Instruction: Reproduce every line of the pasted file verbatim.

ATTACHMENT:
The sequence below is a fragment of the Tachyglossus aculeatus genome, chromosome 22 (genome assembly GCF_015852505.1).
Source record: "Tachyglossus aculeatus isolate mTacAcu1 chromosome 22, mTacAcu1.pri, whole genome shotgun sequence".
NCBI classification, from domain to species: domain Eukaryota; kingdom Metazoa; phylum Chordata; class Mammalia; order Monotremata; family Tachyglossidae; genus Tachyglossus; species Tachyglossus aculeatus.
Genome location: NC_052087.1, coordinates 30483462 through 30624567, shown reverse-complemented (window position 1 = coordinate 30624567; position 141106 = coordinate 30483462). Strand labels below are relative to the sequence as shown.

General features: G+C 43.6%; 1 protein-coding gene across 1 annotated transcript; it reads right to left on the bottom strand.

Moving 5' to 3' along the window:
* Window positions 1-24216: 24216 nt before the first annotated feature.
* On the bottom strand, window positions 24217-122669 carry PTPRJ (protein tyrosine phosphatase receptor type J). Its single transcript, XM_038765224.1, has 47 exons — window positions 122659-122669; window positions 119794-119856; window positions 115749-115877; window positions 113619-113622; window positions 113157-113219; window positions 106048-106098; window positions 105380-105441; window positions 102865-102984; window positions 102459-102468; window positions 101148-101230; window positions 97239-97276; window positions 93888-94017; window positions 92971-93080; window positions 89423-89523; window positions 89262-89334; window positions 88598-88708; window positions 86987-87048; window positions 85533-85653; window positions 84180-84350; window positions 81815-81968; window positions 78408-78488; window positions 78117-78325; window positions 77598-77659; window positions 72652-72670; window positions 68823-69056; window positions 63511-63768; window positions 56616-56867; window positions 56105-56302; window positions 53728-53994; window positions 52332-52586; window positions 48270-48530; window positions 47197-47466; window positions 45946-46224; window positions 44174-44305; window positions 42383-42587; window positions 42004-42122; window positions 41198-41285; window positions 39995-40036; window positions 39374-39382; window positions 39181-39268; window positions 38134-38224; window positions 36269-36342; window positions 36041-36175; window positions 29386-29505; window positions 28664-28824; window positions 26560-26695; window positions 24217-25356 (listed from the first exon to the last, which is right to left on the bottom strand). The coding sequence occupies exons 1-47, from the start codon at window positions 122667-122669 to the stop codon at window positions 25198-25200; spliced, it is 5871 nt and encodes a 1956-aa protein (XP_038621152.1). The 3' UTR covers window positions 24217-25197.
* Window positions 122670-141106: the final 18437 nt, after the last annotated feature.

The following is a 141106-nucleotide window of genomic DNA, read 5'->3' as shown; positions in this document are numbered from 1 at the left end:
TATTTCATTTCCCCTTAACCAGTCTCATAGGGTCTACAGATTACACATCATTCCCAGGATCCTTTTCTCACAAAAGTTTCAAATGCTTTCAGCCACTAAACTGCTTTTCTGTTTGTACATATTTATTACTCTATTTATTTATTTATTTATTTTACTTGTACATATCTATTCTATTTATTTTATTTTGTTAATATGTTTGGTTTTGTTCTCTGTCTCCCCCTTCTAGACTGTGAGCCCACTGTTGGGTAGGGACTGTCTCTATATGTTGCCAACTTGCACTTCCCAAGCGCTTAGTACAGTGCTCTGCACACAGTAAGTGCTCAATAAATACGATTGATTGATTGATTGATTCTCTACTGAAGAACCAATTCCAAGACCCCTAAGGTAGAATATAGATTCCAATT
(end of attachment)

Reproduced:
The sequence below is a fragment of the Tachyglossus aculeatus genome, chromosome 22 (genome assembly GCF_015852505.1).
Source record: "Tachyglossus aculeatus isolate mTacAcu1 chromosome 22, mTacAcu1.pri, whole genome shotgun sequence".
NCBI classification, from domain to species: domain Eukaryota; kingdom Metazoa; phylum Chordata; class Mammalia; order Monotremata; family Tachyglossidae; genus Tachyglossus; species Tachyglossus aculeatus.
Genome location: NC_052087.1, coordinates 30483462 through 30624567, shown reverse-complemented (window position 1 = coordinate 30624567; position 141106 = coordinate 30483462). Strand labels below are relative to the sequence as shown.

General features: G+C 43.6%; 1 protein-coding gene across 1 annotated transcript; it reads right to left on the bottom strand.

Moving 5' to 3' along the window:
* Window positions 1-24216: 24216 nt before the first annotated feature.
* On the bottom strand, window positions 24217-122669 carry PTPRJ (protein tyrosine phosphatase receptor type J). Its single transcript, XM_038765224.1, has 47 exons — window positions 122659-122669; window positions 119794-119856; window positions 115749-115877; window positions 113619-113622; window positions 113157-113219; window positions 106048-106098; window positions 105380-105441; window positions 102865-102984; window positions 102459-102468; window positions 101148-101230; window positions 97239-97276; window positions 93888-94017; window positions 92971-93080; window positions 89423-89523; window positions 89262-89334; window positions 88598-88708; window positions 86987-87048; window positions 85533-85653; window positions 84180-84350; window positions 81815-81968; window positions 78408-78488; window positions 78117-78325; window positions 77598-77659; window positions 72652-72670; window positions 68823-69056; window positions 63511-63768; window positions 56616-56867; window positions 56105-56302; window positions 53728-53994; window positions 52332-52586; window positions 48270-48530; window positions 47197-47466; window positions 45946-46224; window positions 44174-44305; window positions 42383-42587; window positions 42004-42122; window positions 41198-41285; window positions 39995-40036; window positions 39374-39382; window positions 39181-39268; window positions 38134-38224; window positions 36269-36342; window positions 36041-36175; window positions 29386-29505; window positions 28664-28824; window positions 26560-26695; window positions 24217-25356 (listed from the first exon to the last, which is right to left on the bottom strand). The coding sequence occupies exons 1-47, from the start codon at window positions 122667-122669 to the stop codon at window positions 25198-25200; spliced, it is 5871 nt and encodes a 1956-aa protein (XP_038621152.1). The 3' UTR covers window positions 24217-25197.
* Window positions 122670-141106: the final 18437 nt, after the last annotated feature.

The following is a 141106-nucleotide window of genomic DNA, read 5'->3' as shown; positions in this document are numbered from 1 at the left end:
TATTTCATTTCCCCTTAACCAGTCTCATAGGGTCTACAGATTACACATCATTCCCAGGATCCTTTTCTCACAAAAGTTTCAAATGCTTTCAGCCACTAAACTGCTTTTCTGTTTGTACATATTTATTACTCTATTTATTTATTTATTTATTTTACTTGTACATATCTATTCTATTTATTTTATTTTGTTAATATGTTTGGTTTTGTTCTCTGTCTCCCCCTTCTAGACTGTGAGCCCACTGTTGGGTAGGGACTGTCTCTATATGTTGCCAACTTGCACTTCCCAAGCGCTTAGTACAGTGCTCTGCACACAGTAAGTGCTCAATAAATACGATTGATTGATTGATTGATTCTCTACTGAAGAACCAATTCCAAGACCCCTAAGGTAGAATATAGATTCCAATT